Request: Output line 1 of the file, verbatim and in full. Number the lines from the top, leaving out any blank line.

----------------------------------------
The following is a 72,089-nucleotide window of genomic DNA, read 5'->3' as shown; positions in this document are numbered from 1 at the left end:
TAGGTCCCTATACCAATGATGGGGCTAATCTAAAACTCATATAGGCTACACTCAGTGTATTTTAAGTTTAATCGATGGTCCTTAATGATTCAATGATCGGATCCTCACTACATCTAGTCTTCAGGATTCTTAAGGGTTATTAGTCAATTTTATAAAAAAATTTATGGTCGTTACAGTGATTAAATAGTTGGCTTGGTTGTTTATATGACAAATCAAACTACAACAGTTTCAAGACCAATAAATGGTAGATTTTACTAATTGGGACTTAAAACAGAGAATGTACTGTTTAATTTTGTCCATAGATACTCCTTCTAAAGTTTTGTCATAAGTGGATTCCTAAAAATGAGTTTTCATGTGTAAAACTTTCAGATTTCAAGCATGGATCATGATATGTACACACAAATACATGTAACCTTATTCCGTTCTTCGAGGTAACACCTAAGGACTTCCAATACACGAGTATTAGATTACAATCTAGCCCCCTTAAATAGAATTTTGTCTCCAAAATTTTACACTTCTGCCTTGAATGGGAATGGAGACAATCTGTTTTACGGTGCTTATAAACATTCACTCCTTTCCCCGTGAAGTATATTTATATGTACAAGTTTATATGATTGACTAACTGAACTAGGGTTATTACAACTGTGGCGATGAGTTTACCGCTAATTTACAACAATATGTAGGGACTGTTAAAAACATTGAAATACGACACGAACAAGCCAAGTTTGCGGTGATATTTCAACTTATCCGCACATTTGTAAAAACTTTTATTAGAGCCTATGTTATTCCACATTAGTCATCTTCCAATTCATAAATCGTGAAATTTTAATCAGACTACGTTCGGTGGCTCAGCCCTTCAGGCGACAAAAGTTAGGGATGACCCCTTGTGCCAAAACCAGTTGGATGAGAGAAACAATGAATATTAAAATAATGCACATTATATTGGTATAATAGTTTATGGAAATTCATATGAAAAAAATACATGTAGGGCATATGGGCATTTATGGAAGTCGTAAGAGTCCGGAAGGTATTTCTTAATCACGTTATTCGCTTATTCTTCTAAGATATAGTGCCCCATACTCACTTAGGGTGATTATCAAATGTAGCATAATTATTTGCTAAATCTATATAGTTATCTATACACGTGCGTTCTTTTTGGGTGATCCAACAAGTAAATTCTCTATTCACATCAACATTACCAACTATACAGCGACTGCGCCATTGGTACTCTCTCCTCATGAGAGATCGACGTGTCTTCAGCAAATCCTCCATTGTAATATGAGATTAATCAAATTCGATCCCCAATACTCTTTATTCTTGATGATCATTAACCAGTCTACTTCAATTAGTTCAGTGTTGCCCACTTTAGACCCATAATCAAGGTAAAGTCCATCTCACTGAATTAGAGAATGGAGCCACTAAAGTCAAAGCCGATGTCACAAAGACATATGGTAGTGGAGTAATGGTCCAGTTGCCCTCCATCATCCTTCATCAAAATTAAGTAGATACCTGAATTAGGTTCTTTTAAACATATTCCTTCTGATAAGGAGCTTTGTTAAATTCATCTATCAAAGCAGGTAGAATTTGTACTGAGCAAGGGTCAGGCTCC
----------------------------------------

The following is a 72,089-nucleotide window of genomic DNA, read 5'->3' as shown; positions in this document are numbered from 1 at the left end: